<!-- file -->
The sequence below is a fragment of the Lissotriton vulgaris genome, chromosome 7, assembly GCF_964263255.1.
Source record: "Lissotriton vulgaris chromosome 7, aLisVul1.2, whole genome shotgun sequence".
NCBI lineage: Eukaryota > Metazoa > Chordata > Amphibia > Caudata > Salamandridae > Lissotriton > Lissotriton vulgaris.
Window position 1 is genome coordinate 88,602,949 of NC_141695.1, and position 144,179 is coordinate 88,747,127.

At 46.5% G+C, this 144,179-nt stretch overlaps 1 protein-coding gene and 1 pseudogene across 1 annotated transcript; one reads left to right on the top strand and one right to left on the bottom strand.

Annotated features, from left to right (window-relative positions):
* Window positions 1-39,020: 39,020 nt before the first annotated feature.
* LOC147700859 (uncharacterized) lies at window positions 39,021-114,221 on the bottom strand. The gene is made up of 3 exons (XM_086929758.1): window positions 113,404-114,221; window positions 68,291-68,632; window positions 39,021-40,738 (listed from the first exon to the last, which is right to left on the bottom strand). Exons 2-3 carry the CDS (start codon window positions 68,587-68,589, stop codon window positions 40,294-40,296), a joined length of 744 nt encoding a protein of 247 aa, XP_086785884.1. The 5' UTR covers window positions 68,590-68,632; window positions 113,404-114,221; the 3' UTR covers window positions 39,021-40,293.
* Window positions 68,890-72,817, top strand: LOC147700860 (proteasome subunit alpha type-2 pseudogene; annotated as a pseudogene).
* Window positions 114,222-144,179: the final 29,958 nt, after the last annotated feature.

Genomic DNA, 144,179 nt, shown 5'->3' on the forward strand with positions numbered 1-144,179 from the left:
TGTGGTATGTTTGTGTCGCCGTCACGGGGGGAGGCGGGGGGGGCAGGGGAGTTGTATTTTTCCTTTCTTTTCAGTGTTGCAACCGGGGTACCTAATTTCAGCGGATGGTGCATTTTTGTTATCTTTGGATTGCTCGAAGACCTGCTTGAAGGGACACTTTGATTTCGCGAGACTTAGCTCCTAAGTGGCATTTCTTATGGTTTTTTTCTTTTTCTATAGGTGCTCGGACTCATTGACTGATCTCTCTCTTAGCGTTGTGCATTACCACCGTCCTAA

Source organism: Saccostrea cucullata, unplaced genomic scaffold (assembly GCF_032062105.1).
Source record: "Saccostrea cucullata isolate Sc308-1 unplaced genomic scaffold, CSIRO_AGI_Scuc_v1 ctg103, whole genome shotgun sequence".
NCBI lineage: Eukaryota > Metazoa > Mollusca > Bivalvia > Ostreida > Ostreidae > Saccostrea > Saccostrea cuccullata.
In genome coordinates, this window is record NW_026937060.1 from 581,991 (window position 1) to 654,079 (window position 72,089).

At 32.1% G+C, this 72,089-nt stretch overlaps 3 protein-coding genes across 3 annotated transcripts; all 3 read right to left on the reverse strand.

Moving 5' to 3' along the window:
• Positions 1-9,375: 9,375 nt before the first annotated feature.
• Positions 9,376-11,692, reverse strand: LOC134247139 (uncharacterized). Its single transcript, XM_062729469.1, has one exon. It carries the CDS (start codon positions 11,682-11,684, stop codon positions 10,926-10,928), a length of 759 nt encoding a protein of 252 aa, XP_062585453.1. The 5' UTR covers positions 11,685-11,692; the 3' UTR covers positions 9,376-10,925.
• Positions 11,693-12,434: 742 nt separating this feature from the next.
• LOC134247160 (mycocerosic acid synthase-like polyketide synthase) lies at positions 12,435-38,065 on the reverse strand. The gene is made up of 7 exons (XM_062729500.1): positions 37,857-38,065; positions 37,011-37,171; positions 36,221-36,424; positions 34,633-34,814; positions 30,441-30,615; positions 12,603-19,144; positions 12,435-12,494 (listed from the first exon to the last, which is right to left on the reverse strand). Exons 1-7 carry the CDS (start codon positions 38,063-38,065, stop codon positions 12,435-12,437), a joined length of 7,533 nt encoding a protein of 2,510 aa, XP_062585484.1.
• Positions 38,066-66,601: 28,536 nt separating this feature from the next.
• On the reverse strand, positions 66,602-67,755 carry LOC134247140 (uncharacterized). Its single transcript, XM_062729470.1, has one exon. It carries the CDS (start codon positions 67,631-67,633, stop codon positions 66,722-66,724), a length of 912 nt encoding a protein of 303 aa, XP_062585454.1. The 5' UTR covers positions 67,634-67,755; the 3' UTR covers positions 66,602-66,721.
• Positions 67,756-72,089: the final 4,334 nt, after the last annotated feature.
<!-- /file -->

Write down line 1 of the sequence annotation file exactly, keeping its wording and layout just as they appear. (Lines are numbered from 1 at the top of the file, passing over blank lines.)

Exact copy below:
The sequence below is a fragment of the Lissotriton vulgaris genome, chromosome 7, assembly GCF_964263255.1.